A Cob That Can Brave
Confessions of a Timid Rider,  Equestrian Life

Guest Post: Locating Your Brave Pants

After my post the other week where my cob Aladdin and I successfully jumped a 90cm fence I started wondering how on earth did we do it after being stuck at 50cm for so long.

What gave us the confidence to take the ‘leap’ and just go for it?

 

A Cob That Can

 

My whole life I have watched other riders in awe and dreamt about jumping ‘actual jumps’ but never thought I would be able to ride myself into one the bigger fences without forgetting to breath or just bailing off the side in disbelief.

 

Aladdin and I started off our journey fairly slowly. Some days I would get on and struggle to get out of walk and be near to having a panic attack. Due to an accident and hospital visit last year my nerves were completely crumpled and I presumed every time I rode the same would happen again.

 

Thanks to our tiny steps in the right direction we took things slowly enough for me to learn all of Aladdin’s quirks and accept the fact I cannot always stay on when he decides to be a rodeo pony. I soon realised it wasn’t the falling that put me off it was what others saw and what they then thought of my riding.

 

After every ride I criticised myself and always wished I had pushed for more. Danielle Burns, A Cob That Can Click To Tweet

 

Moving to the new yard was a complete game changer! At first I only dared lunge in front of the other liveries and even then thought they may be judging me just for our lunge circles. Once I quickly realised the other liveries were the most supporting people and actually we were all a yard family I could not stop pushing for more on each ride. Rather than being critical they all laughed at Aladdin’s quirks too, it was all in my head the whole time. Each kind comment such as ‘you did amazing today’ or even ‘well sat’ pushed me to keep going and up our game.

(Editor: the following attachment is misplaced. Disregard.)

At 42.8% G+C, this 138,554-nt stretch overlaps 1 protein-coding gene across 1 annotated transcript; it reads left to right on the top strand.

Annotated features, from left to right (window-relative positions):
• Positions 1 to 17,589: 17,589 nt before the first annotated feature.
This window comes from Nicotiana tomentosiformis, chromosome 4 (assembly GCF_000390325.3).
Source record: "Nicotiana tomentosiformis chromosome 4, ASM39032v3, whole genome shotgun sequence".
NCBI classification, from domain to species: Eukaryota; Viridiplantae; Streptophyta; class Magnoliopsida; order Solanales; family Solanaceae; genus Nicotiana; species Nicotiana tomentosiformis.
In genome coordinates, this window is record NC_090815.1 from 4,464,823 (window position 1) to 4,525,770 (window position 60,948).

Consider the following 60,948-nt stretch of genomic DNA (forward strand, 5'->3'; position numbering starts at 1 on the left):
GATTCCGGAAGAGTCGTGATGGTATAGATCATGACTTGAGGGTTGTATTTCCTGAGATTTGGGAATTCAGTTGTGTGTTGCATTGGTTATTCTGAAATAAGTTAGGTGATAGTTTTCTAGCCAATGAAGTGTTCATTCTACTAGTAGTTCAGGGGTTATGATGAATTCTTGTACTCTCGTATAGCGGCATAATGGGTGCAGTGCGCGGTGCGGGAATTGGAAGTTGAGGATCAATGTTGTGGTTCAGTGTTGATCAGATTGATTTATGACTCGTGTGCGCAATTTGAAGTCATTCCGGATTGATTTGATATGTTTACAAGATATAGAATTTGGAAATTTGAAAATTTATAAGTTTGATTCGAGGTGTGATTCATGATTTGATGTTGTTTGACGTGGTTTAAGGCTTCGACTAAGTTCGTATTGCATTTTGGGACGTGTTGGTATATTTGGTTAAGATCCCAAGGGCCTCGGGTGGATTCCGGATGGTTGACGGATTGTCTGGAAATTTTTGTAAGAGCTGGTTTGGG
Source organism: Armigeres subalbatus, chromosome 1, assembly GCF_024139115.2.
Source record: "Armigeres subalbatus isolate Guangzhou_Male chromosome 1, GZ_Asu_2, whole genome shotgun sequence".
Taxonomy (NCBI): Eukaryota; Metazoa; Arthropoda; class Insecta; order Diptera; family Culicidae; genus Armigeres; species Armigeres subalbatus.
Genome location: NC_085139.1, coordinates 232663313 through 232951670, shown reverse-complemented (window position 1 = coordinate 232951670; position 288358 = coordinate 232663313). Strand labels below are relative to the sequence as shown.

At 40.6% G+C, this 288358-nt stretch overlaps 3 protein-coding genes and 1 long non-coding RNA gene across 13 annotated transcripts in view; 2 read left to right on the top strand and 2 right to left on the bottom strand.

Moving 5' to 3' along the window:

Danielle Burns Putting on Her Brave Pants

 

Regular jump lessons have also being key as I find the lessons a comfort blanket and always ask to work on something that scares me. Whether it be something simple like a skinny or a double I make sure to ride through the fear and trust Aladdin. After all if I am feeling scared what signals must I be giving him? My growing confidence rubs off on Aladdin and he listens and in return trusts me.

 

Danielle Burns

 

The night we jumped the 90cm scary scissor fence Aladdin was being so calm when I asked but switched on and listened when I pointed us at a fence. We were only doing small jumps but something about the larger jumps seemed super appealing that night and I kept imagining what it must feel like. Just the thought of jumping them was making me smile. So I thought sod it, if the thought of jumping them can make me smile I need to experience what it does actually feel like! My partners in crime were in there with me and I knew if anything went wrong they would laugh with me rather than at me.

 

I honestly believe the main points to improve our confidence are;

  • Surrounding ourselves with positive people
  • Remember nobody is judging us, only ourselves
  • Trust our horses as the braver we are the bolder they are
  • Don’t beat ourselves up about taking things slowly. ‘Slow and steady wins the race’ definitely applies to us! Getting somewhere slowly is better than not getting there at all!
  • Work through and perfect the things that scare us
Feel the Fear and Do It Anyway- Danielle Burns, A Cob That Can. Click To Tweet

 

About the writer:

Danielle BurnsDanielle Burns is a 23 year old (probably too) ambitious rider hoping to get ‘somewhere’ with her loan horse Aladdin, a six year old Cob x Anglo Arab. Her handsome ride since May 17, he is definitely more Arab than cob-  looks can be deceiving! They are on a mission to compete in every discipline under the sun, their favourite currently being barrel racing closely followed by showjumping.  Horses have been a huge part of Danielle’s life but only now are things really starting to click together for her and her brave pants seem to be here to stay!

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